Title

Role of Nicotinamide Adenine Dinucleotide and Related Precursors as Therapeutic Targets for Age-Related Degenerative Diseases: Rationale, Biochemistry, Pharmacokinetics, and Outcomes

Author Faculty (Discipline)

Nursing

Document Type

Article

Publication Date

11-30-2018

Publication Details

This article was originally published as:

Braidy, N., Berg, J., Clement, J., Khorshidi, F., Poljak, A., ... Sachdev, P. (2018). Role of Nicotinamide Adenine Dinucleotide and Related Precursors as Therapeutic Targets for Age-Related Degenerative Diseases: Rationale, Biochemistry, Pharmacokinetics, and Outcomes. Antioxidants & Redox Singaling, 30(2), 251-294. doi:10.1089/ars.2017.7269

ISSN: 1523-0864

ANZSRC / FoR Code

111716 Preventive Medicine| 111799 Public Health and Health Services not elsewhere classified

Reportable Items

C1

Abstract

Significance: Nicotinamide adenine dinucleotide (NAD+) is an essential pyridine nucleotide that serves as an essential cofactor and substrate for a number of critical cellular processes involved in oxidative phosphorylation and ATP production, DNA repair, epigenetically modulated gene expression, intracellular calcium signaling, and immunological functions. NAD+ depletion may occur in response to either excessive DNA damage due to free radical or ultraviolet attack, resulting in significant poly(ADP-ribose) polymerase (PARP) activation and a high turnover and subsequent depletion of NAD+, and/or chronic immune activation and inflammatory cytokine production resulting in accelerated CD38 activity and decline in NAD+ levels. Recent studies have shown that enhancing NAD+ levels can profoundly reduce oxidative cell damage in catabolic tissue, including the brain. Therefore, promotion of intracellular NAD+ anabolism represents a promising therapeutic strategy for age-associated degenerative diseases in general, and is essential to the effective realization of multiple benefits of healthy sirtuin activity. The kynurenine pathway represents the de novo NAD+ synthesis pathway in mammalian cells. NAD+ can also be produced by the NAD+ salvage pathway.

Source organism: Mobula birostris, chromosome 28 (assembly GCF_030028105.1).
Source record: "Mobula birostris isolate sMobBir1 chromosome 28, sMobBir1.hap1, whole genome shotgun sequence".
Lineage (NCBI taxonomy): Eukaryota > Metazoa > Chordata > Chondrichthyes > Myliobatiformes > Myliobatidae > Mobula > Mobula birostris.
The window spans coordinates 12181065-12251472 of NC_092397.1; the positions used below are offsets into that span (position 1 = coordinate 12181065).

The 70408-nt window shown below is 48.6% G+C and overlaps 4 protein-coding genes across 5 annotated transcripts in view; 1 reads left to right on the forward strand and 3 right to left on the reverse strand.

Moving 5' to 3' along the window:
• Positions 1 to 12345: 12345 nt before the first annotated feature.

Recent Advances: In this review, we describe and discuss recent insights regarding the efficacy and benefits of the NAD+ precursors, nicotinamide (NAM), nicotinic acid (NA), nicotinamide riboside (NR), and nicotinamide mononucleotide (NMN), in attenuating NAD+ decline in degenerative disease states and physiological aging.

Critical Issues: Results obtained in recent years have shown that NAD+ precursors can play important protective roles in several diseases. However, in some cases, these precursors may vary in their ability to enhance NAD+ synthesis via their location in the NAD+ anabolic pathway. Increased synthesis of NAD+ promotes protective cell responses, further demonstrating that NAD+ is a regulatory molecule associated with several biochemical pathways.

Future Directions: In the next few years, the refinement of personalized therapy for the use of NAD+ precursors and improved detection methodologies allowing the administration of specific NAD+ precursors in the context of patients' NAD+ levels will lead to a better understanding of the therapeutic role of NAD+ precursors in human diseases.

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